KING’S CHURCH BLOG


10th May 2015

Is the Church fit for purpose?

In the first five chapters of Acts, we've seen the Early Church established and at work. One of the key questions raised is this: is the Church fit for purpose? Based on these passages, can we say of the church that she is ‘man enough’ for the task? That she carries answers and resources? Ultimately, that she can make a difference?

In Acts 5:12-16 there is an amazing description of the Early Church. Signs and wonders happened regularly; there was a mixture of fear and high esteem for the Church, because of all that had been happening; there was greater growth than before, and people were coming from all over to see them.

However, from verse 17, more persecution follows. Provoked by jealousy, the Sadducees arrest the apostles and throw them into prison overnight. Yet God breaks through, and, miraculously, an angel appears to free them! When the Sadducees arrive to put the apostles on trial, they are perplexed to find that the prison is locked, the guards are posted, but the cells are empty – the apostles have returned to the temple to teach about Jesus.

From verses 27-32, as the apostles are brought before the council, they are confronted: "We strictly charged you not to teach in this name, yet here you have filled Jerusalem with your teaching, and you intend to bring this man's blood upon us." (v28). But the apostles respond by demonstrating great courage: "We must obey God rather than human beings!" (v29). Although the council become so angry that they want to kill the apostles, a Pharisee named Gamaliel intervenes. He argues that if this is a work of God, any opposition to it will lead them to fight God - whereas if it isn't a work of God, it will fall on its own. In this way, he persuades them to free the apostles. The council has them flogged, again charging them not to speak about Jesus; yet even in this great suffering they leave rejoicing and continue to teach the Good News.

Returning to the opening question: is the Church fit for purpose? We need to look at whose plan the Church is (why it’s here), what the Church looks like, and how we should respond to her.

The Pharisee Gamaliel speaks the truth in Acts 5:38-9: “So in the present case I tell you, keep away from these men and let them alone, for if this plan or this undertaking is of man, it will fail; but if it is of God, you will not be able to overthrow them. You might even be found opposing God!”

Ephesians 1:20-23 proves that the Church is certainly part of God’s plan. " All this energy issues from Christ: God raised him from death and set him on a throne in deep heaven, in charge of running the universe, everything from galaxies to governments, no name and no power exempt from his rule. And not just for the time being, but forever. He is in charge of it all, has the final word on everything. At the center of all this, Christ rules the church. The church, you see, is not peripheral to the world; the world is peripheral to the church. The church is Christ’s body, in which he speaks and acts, by which he fills everything with his presence." (The Message).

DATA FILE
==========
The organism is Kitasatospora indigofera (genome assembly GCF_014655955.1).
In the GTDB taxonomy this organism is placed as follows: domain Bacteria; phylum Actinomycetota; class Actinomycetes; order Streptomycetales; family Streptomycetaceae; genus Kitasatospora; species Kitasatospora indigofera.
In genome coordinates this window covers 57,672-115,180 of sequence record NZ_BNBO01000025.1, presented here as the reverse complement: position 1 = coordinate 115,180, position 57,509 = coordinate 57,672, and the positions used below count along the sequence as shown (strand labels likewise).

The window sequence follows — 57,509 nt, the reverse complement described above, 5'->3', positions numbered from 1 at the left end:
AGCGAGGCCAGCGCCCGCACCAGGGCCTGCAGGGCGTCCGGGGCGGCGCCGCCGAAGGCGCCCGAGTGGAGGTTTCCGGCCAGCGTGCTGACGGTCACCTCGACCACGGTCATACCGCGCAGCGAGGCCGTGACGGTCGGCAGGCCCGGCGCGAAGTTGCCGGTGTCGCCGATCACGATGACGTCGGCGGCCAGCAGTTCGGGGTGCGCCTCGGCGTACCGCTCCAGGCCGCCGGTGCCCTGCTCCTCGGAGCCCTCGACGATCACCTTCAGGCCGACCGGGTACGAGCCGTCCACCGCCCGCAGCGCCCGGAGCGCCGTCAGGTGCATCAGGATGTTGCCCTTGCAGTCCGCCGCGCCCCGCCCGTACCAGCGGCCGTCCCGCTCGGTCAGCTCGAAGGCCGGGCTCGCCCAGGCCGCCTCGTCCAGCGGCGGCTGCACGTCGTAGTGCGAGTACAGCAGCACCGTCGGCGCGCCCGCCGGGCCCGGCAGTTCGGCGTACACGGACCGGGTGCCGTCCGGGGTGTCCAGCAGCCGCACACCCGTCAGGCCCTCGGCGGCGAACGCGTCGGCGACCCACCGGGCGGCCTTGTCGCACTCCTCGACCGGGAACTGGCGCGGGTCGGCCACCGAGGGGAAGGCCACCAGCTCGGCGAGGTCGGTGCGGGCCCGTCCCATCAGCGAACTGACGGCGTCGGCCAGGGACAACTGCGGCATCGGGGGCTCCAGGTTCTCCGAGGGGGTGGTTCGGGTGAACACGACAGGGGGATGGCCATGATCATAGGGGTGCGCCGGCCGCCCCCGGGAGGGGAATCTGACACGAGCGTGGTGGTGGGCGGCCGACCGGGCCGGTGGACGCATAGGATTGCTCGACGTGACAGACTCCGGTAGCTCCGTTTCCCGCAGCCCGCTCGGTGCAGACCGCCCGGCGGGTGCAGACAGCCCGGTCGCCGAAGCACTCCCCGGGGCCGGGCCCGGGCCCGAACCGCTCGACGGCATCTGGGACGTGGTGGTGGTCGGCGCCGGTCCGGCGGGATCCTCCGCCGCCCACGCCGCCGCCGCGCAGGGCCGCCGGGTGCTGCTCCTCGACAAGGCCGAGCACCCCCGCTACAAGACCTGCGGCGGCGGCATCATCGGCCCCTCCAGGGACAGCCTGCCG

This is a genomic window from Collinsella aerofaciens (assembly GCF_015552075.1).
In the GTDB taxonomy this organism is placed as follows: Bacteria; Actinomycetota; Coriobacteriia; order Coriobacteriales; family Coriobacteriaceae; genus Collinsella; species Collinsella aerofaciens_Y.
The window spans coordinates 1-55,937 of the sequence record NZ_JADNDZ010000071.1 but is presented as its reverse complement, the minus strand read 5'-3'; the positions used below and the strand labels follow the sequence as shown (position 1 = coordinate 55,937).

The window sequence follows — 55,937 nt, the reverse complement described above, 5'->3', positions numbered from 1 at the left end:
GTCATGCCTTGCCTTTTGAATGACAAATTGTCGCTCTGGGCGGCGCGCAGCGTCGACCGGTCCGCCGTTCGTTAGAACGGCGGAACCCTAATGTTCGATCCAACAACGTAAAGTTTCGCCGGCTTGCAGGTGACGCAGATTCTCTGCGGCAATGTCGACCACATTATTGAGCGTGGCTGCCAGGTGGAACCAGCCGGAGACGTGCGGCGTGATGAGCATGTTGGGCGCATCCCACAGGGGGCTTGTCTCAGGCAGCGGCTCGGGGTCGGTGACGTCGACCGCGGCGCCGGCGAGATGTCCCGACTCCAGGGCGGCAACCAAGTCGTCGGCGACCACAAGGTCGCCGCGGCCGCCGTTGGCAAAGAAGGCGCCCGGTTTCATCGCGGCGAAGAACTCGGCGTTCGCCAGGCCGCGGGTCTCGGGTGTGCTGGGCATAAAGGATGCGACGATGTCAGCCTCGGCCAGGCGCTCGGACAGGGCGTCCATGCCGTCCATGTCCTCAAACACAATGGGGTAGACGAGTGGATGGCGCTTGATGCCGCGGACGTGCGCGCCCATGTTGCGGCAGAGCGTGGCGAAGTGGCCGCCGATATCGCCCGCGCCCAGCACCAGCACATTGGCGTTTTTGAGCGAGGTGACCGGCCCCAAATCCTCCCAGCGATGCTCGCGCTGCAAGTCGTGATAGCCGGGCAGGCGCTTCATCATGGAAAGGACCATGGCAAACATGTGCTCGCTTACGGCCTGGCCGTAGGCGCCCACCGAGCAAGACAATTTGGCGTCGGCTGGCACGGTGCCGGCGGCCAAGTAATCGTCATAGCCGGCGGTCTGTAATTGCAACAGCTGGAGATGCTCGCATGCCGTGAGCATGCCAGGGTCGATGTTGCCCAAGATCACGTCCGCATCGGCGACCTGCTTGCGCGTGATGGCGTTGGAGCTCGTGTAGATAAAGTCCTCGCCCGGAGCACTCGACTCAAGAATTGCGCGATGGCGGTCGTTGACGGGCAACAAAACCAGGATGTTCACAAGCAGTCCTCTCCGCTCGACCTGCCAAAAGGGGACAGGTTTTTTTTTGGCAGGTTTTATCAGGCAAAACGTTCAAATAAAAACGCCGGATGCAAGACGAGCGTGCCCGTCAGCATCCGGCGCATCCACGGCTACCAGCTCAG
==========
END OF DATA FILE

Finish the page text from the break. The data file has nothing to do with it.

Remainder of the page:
The Bible describes the church as being Christ's body, and Christ's bride. With this in mind, our response should be to ask whether what we're part of is in step with God, which makes it fit for His purposes. Secondly, what do we see from the Church? In the passages we've read, there are amazing resources at their disposal. These include the life-changing message they carry (Acts 5:20, 5:28, 5:42); signs and wonders, including incredible healing (Acts 5:16); angelic deliverance (Acts 5:19); incredible courage (Acts 5:29); joy in suffering (Acts 5:41); holy awe and fear (Acts 5:13); unity and generosity (Acts 4:32b); and powerful prayer (Acts 4:31). Is she fit for purpose? Yes - what we see gives us the answer.

Finally, what about us? Should we simply admire the Early Church, or imitate her? The answer is that she is there to provoke us and stir us into action. The apostles didn't get everything right, but they pushed on in faith and courageously took ground for Jesus.

God has poured out His Spirit on His Church. God delights in working with us, using broken people to display his glory and mending our brokenness for His pleasure. Although one day we will be made perfect, for now, "We have this treasure in jars of clay, to show that the surpassing power belongs to God and not to us." (2 Corinthians 4:7). God’s Spirit is poured out on us to be our helper, and we're to walk in step with Him (Galatians 5:25, Ephesians 5:18). Do you know if you've been filled with the Holy Spirit?

The Church is God's wonderful plan, the bride and body of Christ. Although she isn't yet perfect, she is at the centre of God's plan. As we keep in step with Him we are something incredible: truth-filled, powerful, compassionate, fear inspiring, generous, prayerful, unified. Jesus pours out the Holy Spirit to empower us in all of these areas, and we need to go on being filled if we're to be everything that God has for us.

Phil Moore said: 'I've started making room for the Holy Spirit to be the primary witness, and discovering that he makes us very fruitful when we do.'

As the Church, we're more than 'fit for purpose' - we're the cherished bride of Christ, His own body. Let's grow into all that He has for us.


Paul Mann

Posted by Paul Mann
21:00

    

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